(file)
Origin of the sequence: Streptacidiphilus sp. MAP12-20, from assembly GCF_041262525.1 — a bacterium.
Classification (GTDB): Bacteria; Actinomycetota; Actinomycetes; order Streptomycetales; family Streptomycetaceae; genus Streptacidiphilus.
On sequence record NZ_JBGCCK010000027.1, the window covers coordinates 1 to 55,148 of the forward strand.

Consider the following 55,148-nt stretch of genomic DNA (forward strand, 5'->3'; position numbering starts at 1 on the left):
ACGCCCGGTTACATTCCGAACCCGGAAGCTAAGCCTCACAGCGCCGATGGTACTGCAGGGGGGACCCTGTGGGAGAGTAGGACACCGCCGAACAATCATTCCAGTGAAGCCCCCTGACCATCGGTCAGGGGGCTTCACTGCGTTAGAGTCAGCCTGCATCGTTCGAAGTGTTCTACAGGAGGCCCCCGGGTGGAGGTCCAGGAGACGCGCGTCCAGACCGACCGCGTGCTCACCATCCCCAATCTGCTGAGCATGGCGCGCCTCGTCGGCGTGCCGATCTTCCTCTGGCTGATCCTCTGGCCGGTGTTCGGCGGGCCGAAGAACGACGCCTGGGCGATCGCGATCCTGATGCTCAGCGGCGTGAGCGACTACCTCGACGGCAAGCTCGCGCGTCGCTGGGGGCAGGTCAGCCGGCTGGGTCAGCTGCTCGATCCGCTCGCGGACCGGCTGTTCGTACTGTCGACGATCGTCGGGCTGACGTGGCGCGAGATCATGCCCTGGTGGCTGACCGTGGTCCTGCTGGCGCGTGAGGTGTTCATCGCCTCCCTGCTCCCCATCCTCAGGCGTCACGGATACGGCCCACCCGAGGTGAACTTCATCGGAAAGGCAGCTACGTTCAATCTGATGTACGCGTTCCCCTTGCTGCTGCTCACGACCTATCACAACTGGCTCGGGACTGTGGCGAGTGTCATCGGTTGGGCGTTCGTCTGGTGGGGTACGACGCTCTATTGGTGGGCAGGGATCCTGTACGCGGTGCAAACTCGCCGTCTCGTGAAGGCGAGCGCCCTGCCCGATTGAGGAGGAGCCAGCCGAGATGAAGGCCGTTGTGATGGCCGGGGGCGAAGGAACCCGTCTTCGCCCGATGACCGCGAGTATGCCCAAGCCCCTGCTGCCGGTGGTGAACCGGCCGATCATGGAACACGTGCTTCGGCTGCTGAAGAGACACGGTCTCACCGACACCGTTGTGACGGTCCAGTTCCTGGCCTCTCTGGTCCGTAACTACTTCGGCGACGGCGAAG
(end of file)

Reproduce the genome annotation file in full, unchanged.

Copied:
Origin of the sequence: Streptacidiphilus sp. MAP12-20, from assembly GCF_041262525.1 — a bacterium.
Classification (GTDB): Bacteria; Actinomycetota; Actinomycetes; order Streptomycetales; family Streptomycetaceae; genus Streptacidiphilus.
On sequence record NZ_JBGCCK010000027.1, the window covers coordinates 1 to 55,148 of the forward strand.

Consider the following 55,148-nt stretch of genomic DNA (forward strand, 5'->3'; position numbering starts at 1 on the left):
ACGCCCGGTTACATTCCGAACCCGGAAGCTAAGCCTCACAGCGCCGATGGTACTGCAGGGGGGACCCTGTGGGAGAGTAGGACACCGCCGAACAATCATTCCAGTGAAGCCCCCTGACCATCGGTCAGGGGGCTTCACTGCGTTAGAGTCAGCCTGCATCGTTCGAAGTGTTCTACAGGAGGCCCCCGGGTGGAGGTCCAGGAGACGCGCGTCCAGACCGACCGCGTGCTCACCATCCCCAATCTGCTGAGCATGGCGCGCCTCGTCGGCGTGCCGATCTTCCTCTGGCTGATCCTCTGGCCGGTGTTCGGCGGGCCGAAGAACGACGCCTGGGCGATCGCGATCCTGATGCTCAGCGGCGTGAGCGACTACCTCGACGGCAAGCTCGCGCGTCGCTGGGGGCAGGTCAGCCGGCTGGGTCAGCTGCTCGATCCGCTCGCGGACCGGCTGTTCGTACTGTCGACGATCGTCGGGCTGACGTGGCGCGAGATCATGCCCTGGTGGCTGACCGTGGTCCTGCTGGCGCGTGAGGTGTTCATCGCCTCCCTGCTCCCCATCCTCAGGCGTCACGGATACGGCCCACCCGAGGTGAACTTCATCGGAAAGGCAGCTACGTTCAATCTGATGTACGCGTTCCCCTTGCTGCTGCTCACGACCTATCACAACTGGCTCGGGACTGTGGCGAGTGTCATCGGTTGGGCGTTCGTCTGGTGGGGTACGACGCTCTATTGGTGGGCAGGGATCCTGTACGCGGTGCAAACTCGCCGTCTCGTGAAGGCGAGCGCCCTGCCCGATTGAGGAGGAGCCAGCCGAGATGAAGGCCGTTGTGATGGCCGGGGGCGAAGGAACCCGTCTTCGCCCGATGACCGCGAGTATGCCCAAGCCCCTGCTGCCGGTGGTGAACCGGCCGATCATGGAACACGTGCTTCGGCTGCTGAAGAGACACGGTCTCACCGACACCGTTGTGACGGTCCAGTTCCTGGCCTCTCTGGTCCGTAACTACTTCGGCGACGGCGAAG